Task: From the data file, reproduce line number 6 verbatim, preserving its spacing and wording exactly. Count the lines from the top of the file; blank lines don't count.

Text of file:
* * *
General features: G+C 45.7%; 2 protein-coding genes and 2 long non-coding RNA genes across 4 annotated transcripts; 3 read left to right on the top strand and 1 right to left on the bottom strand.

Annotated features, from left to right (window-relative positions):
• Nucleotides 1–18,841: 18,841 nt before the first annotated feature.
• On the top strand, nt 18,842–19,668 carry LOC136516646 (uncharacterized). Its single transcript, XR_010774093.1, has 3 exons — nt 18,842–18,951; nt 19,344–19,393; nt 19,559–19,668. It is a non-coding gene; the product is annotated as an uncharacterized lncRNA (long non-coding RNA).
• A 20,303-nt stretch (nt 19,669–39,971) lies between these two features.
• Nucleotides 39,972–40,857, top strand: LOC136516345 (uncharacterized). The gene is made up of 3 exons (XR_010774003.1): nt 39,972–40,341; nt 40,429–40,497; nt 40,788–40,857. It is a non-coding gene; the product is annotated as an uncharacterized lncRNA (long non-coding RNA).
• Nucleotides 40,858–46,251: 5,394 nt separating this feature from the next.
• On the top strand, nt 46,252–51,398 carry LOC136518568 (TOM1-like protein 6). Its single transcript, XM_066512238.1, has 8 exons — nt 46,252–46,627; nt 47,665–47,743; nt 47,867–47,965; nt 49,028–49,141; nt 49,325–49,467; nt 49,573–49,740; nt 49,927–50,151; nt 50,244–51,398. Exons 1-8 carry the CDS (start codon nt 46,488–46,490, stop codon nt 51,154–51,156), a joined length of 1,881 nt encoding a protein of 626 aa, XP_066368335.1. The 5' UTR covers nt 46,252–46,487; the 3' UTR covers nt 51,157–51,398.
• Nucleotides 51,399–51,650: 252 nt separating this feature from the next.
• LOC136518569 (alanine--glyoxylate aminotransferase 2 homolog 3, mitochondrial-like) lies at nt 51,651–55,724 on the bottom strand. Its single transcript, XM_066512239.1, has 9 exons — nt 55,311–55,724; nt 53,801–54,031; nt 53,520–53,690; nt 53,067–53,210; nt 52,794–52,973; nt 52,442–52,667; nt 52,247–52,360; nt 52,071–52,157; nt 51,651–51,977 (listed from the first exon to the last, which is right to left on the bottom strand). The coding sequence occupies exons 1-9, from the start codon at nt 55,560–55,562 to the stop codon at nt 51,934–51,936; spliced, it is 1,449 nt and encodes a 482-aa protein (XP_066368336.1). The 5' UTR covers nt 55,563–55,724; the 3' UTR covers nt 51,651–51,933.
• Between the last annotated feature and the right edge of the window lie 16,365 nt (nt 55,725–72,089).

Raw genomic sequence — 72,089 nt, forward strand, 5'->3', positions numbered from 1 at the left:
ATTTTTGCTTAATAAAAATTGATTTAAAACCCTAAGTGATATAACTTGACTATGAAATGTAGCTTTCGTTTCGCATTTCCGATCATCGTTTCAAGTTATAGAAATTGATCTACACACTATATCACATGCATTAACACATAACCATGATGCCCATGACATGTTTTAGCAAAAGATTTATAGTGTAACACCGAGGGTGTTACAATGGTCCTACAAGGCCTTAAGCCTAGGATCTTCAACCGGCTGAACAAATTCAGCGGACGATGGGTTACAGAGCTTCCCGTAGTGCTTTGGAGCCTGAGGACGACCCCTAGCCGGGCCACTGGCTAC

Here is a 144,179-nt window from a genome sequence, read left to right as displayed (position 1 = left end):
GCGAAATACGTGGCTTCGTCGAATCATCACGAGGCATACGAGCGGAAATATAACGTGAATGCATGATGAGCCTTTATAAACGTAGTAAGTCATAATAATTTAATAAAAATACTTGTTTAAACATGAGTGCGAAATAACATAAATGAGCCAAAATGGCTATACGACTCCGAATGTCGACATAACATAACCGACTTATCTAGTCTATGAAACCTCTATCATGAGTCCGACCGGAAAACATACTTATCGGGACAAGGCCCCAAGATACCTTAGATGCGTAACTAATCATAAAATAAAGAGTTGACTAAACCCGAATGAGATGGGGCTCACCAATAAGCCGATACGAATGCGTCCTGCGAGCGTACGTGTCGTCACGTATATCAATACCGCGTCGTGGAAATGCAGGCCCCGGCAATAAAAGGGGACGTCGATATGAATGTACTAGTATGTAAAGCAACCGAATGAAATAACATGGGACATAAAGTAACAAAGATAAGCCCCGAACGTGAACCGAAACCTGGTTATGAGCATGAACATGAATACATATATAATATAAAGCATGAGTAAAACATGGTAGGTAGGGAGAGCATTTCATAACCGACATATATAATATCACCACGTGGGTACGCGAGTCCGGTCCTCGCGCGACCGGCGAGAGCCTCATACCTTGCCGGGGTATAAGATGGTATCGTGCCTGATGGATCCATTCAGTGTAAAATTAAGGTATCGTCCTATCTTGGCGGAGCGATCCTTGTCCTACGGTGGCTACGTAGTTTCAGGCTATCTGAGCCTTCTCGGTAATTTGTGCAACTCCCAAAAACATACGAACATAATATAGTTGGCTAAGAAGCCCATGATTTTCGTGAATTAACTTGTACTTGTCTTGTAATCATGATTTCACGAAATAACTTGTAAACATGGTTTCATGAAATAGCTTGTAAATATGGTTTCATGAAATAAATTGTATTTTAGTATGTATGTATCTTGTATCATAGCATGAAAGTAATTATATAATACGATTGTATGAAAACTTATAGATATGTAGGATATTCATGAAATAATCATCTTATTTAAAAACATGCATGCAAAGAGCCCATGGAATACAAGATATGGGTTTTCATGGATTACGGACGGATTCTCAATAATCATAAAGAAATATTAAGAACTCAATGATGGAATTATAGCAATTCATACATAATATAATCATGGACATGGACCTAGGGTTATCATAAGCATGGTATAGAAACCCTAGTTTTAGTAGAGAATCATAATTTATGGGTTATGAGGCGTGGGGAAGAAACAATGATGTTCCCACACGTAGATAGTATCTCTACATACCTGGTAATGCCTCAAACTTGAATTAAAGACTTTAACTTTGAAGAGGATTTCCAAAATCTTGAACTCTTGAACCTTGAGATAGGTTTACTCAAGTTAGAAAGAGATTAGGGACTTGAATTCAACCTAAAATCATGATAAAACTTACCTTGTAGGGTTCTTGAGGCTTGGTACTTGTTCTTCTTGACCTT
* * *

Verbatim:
• Nucleotides 39,972–40,857, top strand: LOC136516345 (uncharacterized). The gene is made up of 3 exons (XR_010774003.1): nt 39,972–40,341; nt 40,429–40,497; nt 40,788–40,857. It is a non-coding gene; the product is annotated as an uncharacterized lncRNA (long non-coding RNA).